Is it just me, or have investors completely abandoned the concept of risk and reward?
The reality of the situation is that the key stock indices are treading in shark-infested waters and the risks are piling up daily. I see bearish signals all over, but the theme among investors, even conservative investors, continues to be “keep buying.”
Margin debt – that’s the amount of money borrowed to purchase stocks – on the New York Stock Exchange (NYSE) reached its all-time high in April. Margin debt on the NYSE registered at $384.3 billion as the key stock indices hit new record-highs. (Source: New York Stock Exchange web site, last accessed May 29, 2013.) The highest margin debt ever reached prior to this was in July of 2007, when it stood just above $381.0 billion. At that time, just like today, the key stock indices were near their peaks and “buy now before it’s too late” was the prominent theme of the day
Looking ahead, corporate earnings, which ultimately drive the direction of the key stock indices, don’t look so good. So far, 106 companies in key stock indices like the S&P 500 have provided their corporate earnings outlooks for the second quarter, and more than 80% of them have issued earnings outlooks that are negative! Corporate earnings growth for the second quarter is now projected to be only 1.4% – and the estimate keeps going down! (Source: FactSet, May 28, 2013.)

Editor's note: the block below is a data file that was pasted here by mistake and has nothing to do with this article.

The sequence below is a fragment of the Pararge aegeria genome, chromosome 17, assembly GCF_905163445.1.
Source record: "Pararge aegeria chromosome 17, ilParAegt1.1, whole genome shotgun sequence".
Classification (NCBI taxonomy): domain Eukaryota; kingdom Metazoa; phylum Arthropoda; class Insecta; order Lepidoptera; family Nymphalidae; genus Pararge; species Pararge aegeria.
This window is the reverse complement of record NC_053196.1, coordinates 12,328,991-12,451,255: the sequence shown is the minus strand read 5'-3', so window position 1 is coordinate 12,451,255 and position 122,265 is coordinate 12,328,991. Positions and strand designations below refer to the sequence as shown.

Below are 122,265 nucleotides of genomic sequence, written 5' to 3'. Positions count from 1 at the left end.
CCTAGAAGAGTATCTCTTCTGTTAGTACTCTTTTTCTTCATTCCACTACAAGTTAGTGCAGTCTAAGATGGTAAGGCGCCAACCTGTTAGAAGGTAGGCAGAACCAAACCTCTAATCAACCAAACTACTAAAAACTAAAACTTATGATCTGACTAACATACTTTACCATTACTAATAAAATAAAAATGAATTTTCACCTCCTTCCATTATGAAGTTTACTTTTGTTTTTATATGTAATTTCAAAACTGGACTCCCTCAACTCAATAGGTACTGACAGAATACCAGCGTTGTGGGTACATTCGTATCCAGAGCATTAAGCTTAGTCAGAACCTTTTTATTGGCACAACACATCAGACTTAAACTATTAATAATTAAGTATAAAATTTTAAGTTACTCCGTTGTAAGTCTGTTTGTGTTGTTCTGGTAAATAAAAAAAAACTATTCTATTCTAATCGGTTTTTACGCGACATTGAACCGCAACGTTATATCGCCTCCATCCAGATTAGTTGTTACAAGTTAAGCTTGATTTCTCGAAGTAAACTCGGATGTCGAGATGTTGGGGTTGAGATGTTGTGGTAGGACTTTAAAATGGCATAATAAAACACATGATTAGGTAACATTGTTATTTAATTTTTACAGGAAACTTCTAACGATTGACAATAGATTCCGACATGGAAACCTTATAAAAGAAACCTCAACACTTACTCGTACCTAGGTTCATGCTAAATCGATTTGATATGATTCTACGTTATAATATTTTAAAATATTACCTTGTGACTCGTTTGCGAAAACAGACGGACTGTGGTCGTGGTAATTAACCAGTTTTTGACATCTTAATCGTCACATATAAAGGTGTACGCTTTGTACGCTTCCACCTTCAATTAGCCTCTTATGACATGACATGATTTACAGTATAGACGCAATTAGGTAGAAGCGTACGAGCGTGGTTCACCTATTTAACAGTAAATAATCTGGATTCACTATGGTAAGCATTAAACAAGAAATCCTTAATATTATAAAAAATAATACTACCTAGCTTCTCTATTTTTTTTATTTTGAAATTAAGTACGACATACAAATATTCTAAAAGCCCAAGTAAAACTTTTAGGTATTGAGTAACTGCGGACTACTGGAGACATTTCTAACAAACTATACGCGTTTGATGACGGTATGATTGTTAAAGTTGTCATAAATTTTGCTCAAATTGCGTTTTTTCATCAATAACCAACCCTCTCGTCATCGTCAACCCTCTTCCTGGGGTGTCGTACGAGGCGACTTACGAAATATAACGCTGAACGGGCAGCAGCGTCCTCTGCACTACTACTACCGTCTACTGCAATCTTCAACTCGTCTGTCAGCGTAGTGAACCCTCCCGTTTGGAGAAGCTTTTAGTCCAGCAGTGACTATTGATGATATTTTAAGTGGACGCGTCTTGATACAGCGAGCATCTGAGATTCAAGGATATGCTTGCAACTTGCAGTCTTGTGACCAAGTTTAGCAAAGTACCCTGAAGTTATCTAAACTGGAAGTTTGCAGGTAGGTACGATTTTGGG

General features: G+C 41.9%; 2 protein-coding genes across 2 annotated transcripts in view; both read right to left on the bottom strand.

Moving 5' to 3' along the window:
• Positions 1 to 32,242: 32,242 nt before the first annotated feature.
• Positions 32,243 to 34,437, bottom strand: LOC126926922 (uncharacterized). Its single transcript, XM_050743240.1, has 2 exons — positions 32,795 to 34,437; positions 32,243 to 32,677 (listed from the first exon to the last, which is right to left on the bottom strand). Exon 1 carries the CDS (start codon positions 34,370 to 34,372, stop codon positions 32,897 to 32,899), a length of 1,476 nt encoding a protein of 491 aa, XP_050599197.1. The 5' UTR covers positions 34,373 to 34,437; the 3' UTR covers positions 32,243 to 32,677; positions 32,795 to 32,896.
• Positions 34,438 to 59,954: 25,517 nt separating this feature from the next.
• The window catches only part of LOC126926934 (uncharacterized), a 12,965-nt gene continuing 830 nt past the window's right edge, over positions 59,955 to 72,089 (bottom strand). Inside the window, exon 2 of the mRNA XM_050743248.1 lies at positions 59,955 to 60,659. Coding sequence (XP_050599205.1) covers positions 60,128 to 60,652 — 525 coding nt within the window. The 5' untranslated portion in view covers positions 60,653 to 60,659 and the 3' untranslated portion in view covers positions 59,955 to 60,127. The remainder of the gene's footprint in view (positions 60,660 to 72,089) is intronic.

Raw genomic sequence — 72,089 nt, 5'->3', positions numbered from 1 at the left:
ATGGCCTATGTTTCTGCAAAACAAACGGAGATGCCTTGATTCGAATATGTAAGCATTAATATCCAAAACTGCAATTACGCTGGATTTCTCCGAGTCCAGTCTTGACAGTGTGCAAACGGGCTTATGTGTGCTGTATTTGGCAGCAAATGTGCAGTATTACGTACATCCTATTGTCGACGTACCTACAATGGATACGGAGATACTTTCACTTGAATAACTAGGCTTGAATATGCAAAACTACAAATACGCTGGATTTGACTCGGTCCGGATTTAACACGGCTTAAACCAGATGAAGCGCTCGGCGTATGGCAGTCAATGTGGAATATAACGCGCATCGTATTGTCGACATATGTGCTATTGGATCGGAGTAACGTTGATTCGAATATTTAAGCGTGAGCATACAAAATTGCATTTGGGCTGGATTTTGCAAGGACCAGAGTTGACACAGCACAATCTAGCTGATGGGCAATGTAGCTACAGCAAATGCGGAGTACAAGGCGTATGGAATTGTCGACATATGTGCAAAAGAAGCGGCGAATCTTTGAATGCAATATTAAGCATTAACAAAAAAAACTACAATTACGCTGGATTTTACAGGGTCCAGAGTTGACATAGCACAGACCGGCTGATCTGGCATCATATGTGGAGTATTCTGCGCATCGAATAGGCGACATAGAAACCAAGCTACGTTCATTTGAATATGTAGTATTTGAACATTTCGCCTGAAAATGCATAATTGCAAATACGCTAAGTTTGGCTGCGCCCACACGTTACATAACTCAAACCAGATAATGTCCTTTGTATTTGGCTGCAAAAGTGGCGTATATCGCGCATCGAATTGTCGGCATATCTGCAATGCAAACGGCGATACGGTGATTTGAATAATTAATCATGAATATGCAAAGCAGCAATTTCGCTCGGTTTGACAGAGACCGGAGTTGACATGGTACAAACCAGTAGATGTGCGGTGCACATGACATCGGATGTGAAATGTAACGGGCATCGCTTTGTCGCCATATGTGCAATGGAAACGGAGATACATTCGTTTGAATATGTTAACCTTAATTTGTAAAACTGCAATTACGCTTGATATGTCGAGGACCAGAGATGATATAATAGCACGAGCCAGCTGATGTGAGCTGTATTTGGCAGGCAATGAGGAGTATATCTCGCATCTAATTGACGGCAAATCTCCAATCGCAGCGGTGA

And this chart doesn’t look good either:
Chart courtesy of www.StockCharts.com
The above chart shows the performance of the S&P 500 utilities stocks through an exchange-traded fund (ETF) called the Utilities Select Sector SPDR (NYSEARCA:XLU). Why is this chart important? Utilities stocks are considered safe because the companies in the sector usually have good long-term growth and consistent corporate earnings. But this chart shows how investors are fleeing the safety of utilities stocks – and I think they are running to high-risk stock sectors.
But in spite of all these factors, it wouldn’t surprise me to see the key stock indices go even a little higher because of all the buying momentum. The bear market rally, which began in 2009, has done a masterful job at convincing investors that the stock market is safe again – but it will all end in a collapse. It’s only a matter of when it will happen.
Key stock indices rising on anemic economic growth, poor corporate earnings, and leveraged investors – this is not going to end pleasantly.